With a government shutdown looming when the temporary spending bill expires March 18, many blame the split majorities in the House and Senate for delays in a final budget. Sen. Mitch McConnell (R-KY), agreed that a final agreement must be reached, but instead views the split chambers as an opportunity for debate that could lead to a better solution than a full majority could reach. Instead, he says, the divided government is being wasted.
McConnell, the lead Republican senator, appeared on CBS’ Face the Nation Sunday morning, following senatorial colleague and Foreign Relations Committee chair Sen. John Kerry (D-MA). Kerry had called the GOP’s proposed budget “reckless.” Not surprisingly, McConnell disagreed with Kerry’s analysis.
“What’s reckless, Bob, is the $1.6 trillion deficit we’re running this year,” he told host Bob Schieffer. “What’s reckless is the $3 trillion we’ve added to our national debt. our national debt is now the size of our economy. We begin to look a lot like Greece.”
Though McConnell said he had had “a number of private conversations with both the president and the vice president,” he was not enthusiastic about making progress in closing the budget gap and reaching bipartisan agreement, in part because he sees Obama as passive.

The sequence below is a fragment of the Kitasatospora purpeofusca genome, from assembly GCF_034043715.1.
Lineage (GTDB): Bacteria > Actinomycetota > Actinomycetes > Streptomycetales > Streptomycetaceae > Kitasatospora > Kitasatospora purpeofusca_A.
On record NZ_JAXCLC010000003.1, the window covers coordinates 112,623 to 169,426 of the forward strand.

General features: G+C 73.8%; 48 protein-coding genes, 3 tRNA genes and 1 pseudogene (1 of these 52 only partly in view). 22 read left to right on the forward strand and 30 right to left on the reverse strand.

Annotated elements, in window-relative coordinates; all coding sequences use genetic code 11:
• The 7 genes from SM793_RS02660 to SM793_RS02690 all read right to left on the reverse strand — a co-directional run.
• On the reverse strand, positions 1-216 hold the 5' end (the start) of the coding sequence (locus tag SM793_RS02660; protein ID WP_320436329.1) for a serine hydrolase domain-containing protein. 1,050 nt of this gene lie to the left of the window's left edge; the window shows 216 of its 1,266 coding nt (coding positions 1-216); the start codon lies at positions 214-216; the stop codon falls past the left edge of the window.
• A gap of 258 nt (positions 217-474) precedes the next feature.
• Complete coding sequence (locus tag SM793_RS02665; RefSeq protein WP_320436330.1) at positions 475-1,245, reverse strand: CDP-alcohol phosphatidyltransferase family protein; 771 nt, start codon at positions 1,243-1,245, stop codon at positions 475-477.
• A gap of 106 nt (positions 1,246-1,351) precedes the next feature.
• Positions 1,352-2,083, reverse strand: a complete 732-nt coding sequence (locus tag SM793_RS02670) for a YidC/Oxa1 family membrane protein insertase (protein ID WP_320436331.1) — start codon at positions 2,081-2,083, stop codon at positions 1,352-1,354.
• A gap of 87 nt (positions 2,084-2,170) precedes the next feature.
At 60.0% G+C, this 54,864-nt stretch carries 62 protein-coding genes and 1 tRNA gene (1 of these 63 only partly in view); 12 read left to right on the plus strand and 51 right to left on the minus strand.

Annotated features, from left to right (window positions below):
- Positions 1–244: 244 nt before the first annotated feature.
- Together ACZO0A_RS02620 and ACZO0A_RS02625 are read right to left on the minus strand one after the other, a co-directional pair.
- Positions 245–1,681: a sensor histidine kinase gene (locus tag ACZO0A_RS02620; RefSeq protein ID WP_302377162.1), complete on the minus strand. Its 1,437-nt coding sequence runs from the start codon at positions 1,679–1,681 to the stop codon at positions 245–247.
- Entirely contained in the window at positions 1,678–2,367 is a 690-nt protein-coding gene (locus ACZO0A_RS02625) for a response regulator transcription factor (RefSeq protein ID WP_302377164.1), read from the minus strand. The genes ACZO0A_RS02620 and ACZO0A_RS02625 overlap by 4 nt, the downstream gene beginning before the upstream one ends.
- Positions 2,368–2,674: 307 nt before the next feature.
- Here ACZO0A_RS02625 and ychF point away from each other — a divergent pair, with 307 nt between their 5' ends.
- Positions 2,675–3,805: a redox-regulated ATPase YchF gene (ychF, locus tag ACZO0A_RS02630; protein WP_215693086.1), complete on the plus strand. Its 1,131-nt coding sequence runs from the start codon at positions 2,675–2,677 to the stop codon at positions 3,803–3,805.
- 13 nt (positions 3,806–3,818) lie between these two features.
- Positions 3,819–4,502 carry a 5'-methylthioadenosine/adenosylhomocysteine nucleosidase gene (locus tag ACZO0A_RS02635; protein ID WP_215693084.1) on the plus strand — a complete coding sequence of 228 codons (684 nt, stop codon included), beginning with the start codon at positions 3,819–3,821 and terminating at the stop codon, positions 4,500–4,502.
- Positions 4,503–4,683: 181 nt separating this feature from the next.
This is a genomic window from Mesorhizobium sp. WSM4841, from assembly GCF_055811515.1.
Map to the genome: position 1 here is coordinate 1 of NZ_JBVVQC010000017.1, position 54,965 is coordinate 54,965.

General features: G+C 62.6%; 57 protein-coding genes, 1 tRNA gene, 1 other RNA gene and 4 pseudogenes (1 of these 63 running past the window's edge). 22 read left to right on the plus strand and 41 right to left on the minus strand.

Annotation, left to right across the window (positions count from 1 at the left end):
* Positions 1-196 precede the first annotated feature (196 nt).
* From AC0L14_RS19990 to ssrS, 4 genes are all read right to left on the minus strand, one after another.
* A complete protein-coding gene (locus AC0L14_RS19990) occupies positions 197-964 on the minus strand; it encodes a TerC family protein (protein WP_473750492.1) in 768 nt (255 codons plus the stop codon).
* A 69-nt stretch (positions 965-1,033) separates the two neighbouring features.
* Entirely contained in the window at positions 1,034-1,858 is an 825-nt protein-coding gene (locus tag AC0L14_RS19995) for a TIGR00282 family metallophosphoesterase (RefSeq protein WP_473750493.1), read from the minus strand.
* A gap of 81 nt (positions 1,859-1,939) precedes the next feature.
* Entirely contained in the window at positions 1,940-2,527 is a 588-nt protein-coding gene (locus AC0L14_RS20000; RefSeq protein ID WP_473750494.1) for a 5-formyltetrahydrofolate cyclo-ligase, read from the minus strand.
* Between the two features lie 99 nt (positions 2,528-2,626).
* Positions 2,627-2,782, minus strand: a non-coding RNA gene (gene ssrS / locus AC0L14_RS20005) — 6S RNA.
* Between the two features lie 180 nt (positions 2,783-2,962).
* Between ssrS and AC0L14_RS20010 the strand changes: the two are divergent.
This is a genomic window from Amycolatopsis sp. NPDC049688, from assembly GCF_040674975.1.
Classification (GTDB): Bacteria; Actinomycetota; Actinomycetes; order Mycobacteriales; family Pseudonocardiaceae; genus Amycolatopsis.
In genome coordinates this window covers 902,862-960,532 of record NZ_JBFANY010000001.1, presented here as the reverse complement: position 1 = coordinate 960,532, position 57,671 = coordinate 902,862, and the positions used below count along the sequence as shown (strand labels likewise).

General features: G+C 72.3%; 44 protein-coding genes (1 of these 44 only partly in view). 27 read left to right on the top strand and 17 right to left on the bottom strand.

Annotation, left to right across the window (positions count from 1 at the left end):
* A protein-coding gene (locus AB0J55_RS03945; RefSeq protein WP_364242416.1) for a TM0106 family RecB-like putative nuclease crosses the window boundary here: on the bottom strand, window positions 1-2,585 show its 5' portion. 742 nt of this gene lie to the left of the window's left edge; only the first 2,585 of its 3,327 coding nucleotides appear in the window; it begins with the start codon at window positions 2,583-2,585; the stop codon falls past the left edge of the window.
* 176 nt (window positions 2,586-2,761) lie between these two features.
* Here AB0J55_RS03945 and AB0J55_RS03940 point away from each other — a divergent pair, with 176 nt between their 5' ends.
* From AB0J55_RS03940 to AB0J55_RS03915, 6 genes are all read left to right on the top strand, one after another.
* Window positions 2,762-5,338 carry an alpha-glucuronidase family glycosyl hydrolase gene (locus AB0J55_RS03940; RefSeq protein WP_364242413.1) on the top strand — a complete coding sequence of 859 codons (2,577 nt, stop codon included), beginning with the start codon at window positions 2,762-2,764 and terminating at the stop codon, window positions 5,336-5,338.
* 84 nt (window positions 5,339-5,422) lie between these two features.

“This is the time to do important and difficult stuff. I agree with the Washington Post: Where’s the president? Where’s the leadership? We’re prepared to do difficult things, but he must be a part of it, because we’re not looking to make an issue here, we’re looking to make a law, and that requires the signature of the president of the United States.”
McConnell was referring to Ruth Marcus’ March 4 Washington Post column, “Obama’s ‘Where’s Waldo?’ presidency,” in which she labelled Obama “too often more reactive than inspirational, more cautious than forceful.”
“I was hopeful that we would step up to the plate here, if you will, and use this divided government opportunity to do something big about our long-term problems. I don’t have any more complaints about no conversations with him — I’ve had plenty of conversations with him — what I don’t see now is any willingness to do anything that’s difficult. This is the perfect time to do it.”
Watch McConnell in the clip below, from Face the Nation, broadcast on CBS News on March 6, 2011.
Kase Wickman is a reporter for Raw Story. She holds a journalism degree from Boston University and grew up in Eugene, OR. Her work has been featured in The Boston Globe, Village Voice Media, The Christian Science Monitor, The Houston Chronicle and on NPR, among others. She lives in New York City and tweets from @kasewickman.
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